Default Interest: Is a Mortgagee Entitled to Collect the Contract Rate, or Must It Be Reasonable?

In re Haldes, 503 B.R. 441 (Bankr. N.D. Ill. 2013) –

An oversecured mortgagee’s proof of claim included default interest for the period from the date of the bankruptcy filing through confirmation of a plan of reorganization.  The debtor argued that during this post-petition period the mortgagee was entitled to interest only at the pre-default rate, while the mortgagee argued that it was entitled to interest at the contract default rate.

The debtor was a real estate developer and property manager who owned and operated several commercial and residential buildings.  A loan in the original principal amount of ~$1.7 million was secured by mortgages on what was described as the debtor’s residence together with another commercial property.  The pre-default interest rate was 6.25%, and the default interest rate was 16.25%.  (Yes, 16.25% – that’s not a typo.)

Generally creditors are not entitled to post-petition interest because Section 502(b)(2) of the Bankruptcy Code disallows claims for unmatured interest.  However, under Section 506, if a secured creditor is oversecured, then “there shall be allowed to the holder of such claim, interest on such claim, and any reasonable fees, costs, or charges provided for under the agreement or State statute under which such claim arose” (emphasis added).

As noted in the opinion, courts are split on whether a secured creditor is entitled to a contract default rate of interest or whether a bankruptcy court can review the default interest for reasonableness.  The argument in favor of allowing review for reasonableness is as follows:  “Default interest… is not true interest at all.  It is a form of late charge and this is a ‘charge’ for purposes of Section 506(b).”  The Haldes court agreed with the view that default interest can be characterized as a “charge,” and thus can be reviewed for reasonableness.  It also commented that a charge is not reasonable if it is compensation for something that has already been compensated for in another way.

In the court’s view, the analysis of default interest turns on the facts and circumstances of each case, and starts with a rebuttable presumption that the contract default rate of interest should be permitted.  However, the presumption can be rebutted where the rate is significantly higher without justification for the spread.

The Haldes court cited another case in which the lender was entitled to a pre-default rate of 13.75% and a default rate of 18.75% under its loan documents.  In that case the court concluded that a 36% increase in the interest rate was not justified where the lender already received a late charge of 5% of the principal.  However, the Haldes court also noted another case in which a rate of 18% was allowed since it was within the range of rates being charged at that time.

In this case, the court found that increasing the 6.25% interest rate by 10% to 16.25% – which it noted was a 160% increase – was sufficient to rebut the presumption that the contract default rate should be allowed.  As an additional consideration, the mortgagee had claimed late charges of ~$85,000 and attorney’s fees of more than $74,000 – which the court viewed as additional compensation for the default.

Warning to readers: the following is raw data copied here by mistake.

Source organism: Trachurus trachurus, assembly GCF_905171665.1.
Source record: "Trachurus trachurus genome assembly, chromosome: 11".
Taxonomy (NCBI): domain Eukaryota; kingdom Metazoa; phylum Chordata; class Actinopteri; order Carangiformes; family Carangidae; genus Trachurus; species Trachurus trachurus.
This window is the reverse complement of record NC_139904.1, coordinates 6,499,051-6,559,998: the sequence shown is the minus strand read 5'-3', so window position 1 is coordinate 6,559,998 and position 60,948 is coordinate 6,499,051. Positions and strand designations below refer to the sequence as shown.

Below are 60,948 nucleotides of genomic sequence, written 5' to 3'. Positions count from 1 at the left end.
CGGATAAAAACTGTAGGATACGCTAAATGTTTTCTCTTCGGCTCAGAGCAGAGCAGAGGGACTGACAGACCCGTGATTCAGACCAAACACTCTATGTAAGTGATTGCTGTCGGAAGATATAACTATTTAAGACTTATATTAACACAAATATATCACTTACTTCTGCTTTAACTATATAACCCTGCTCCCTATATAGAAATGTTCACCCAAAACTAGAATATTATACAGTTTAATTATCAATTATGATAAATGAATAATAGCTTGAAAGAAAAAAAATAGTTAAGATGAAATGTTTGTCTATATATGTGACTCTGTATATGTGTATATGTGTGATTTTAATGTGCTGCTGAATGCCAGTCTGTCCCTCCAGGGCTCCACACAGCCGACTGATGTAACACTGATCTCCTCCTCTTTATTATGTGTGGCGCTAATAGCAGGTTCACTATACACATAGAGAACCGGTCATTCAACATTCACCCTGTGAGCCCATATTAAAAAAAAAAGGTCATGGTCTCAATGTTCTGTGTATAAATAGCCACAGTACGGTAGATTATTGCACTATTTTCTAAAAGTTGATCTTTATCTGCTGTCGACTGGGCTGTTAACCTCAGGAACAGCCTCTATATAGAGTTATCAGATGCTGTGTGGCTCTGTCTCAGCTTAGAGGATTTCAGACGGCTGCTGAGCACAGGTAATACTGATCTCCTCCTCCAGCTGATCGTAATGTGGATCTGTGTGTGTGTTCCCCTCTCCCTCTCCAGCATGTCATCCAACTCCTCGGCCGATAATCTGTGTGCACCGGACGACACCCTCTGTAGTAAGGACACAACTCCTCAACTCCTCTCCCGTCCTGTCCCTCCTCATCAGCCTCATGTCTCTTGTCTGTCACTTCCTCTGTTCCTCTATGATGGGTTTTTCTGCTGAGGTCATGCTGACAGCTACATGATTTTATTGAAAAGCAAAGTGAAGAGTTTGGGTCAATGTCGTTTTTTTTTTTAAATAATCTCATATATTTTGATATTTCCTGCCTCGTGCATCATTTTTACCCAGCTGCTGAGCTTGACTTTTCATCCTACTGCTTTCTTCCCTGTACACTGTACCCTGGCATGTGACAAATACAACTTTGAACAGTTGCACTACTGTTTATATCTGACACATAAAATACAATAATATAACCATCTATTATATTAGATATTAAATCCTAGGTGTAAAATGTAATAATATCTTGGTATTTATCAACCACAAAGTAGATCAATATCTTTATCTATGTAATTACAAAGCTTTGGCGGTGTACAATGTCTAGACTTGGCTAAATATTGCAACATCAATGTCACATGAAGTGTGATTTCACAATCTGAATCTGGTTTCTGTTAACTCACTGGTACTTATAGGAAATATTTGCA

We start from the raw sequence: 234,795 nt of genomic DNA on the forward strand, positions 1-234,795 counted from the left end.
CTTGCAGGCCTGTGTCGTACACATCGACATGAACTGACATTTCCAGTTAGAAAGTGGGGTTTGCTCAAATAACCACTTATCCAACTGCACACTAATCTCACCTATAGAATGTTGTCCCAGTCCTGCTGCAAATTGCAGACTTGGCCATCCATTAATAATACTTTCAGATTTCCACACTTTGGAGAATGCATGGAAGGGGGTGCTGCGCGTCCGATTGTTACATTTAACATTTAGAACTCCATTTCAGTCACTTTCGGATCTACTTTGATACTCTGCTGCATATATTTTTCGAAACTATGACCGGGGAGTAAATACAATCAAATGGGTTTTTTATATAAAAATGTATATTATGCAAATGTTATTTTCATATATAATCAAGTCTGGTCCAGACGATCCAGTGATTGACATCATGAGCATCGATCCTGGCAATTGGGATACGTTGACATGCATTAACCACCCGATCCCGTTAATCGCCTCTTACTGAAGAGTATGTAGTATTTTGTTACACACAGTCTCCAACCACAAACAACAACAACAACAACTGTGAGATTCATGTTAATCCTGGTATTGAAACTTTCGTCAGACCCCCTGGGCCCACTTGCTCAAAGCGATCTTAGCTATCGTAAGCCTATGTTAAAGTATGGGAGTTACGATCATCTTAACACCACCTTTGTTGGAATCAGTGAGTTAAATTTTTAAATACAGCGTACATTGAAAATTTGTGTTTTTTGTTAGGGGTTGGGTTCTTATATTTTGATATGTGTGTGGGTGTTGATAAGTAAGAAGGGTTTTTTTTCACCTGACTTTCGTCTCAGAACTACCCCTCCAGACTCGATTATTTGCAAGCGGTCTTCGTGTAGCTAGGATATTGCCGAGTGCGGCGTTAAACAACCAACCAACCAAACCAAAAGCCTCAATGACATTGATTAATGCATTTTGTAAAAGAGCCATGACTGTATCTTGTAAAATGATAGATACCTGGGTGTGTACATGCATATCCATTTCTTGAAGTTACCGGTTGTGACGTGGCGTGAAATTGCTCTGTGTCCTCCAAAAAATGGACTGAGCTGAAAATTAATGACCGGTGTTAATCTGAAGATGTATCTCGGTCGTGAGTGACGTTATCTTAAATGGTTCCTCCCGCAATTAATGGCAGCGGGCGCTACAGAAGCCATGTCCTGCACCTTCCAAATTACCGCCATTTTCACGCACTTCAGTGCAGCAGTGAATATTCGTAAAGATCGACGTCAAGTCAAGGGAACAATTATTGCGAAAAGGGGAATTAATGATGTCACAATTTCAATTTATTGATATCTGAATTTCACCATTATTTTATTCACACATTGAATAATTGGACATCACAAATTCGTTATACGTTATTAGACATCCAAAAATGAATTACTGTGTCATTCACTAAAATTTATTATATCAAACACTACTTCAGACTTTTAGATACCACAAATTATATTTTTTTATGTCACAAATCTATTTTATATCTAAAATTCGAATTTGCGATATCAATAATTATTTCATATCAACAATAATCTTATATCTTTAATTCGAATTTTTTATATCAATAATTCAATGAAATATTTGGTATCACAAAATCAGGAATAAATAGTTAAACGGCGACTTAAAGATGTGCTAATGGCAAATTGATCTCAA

In response, the mortgagee submitted evidence that its default rate was within the range of rates charged in the commercial market at that time.  However, the court characterized this as in part a construction loan on a single-family residence that was later packaged with commercial property.  It did not view commercial lending practices as determinative.  The court also dismissed as conclusory testimony that the late charges by themselves were insufficient to cover risks and costs of a non-performing loan.  The court further noted that it heard no explanation why the default rate increase “would reasonably forecast the damages expected to occur in the event of a breach by this borrower on this obligation.”

In concluding that the mortgagee was not entitled to the contract default interest rate, the court summarized that (1) the default interest rate was not a reasonable forecast of damages, (2) the 10% increase in the interest rate was “simply too high,” and (3) it was not reasonable because it compensated for injury that had already been compensated for through late charges and attorney fees.

However in “[b]alancing the equities,” the court decided it would be inequitable to award no default interest.  The debtor was solvent and the plan proposed to pay unsecured claims in full.  As a result, the court determined that an increase of 4% for a total default interest rate of 10.25% was reasonable and was the appropriate default rate for purposes of determining the mortgagee’s claim during the post-petition, pre-confirmation period.

As illustrated by this case, it is not a foregone conclusion that an oversecured mortgagee will be entitled recover interest at the default contract rate notwithstanding the language in Section 506(b) that states that a court “shall” allow “interest.”  As also illustrated by this case, it is difficult to predict how a court will react to a particular default rate, although a more moderate interest rate is likely to have a better chance of surviving.

Vicki R. Harding, Esq.

About BankruptcyRealEstateInsights

Vicki R. Harding was a partner in the Detroit office of Pepper Hamilton LLP who moved to Arizona seeking warmer weather. Ms. Harding continues to handle commercial transactions with an emphasis on real estate and bankruptcy issues (but no longer owns a snow shovel).
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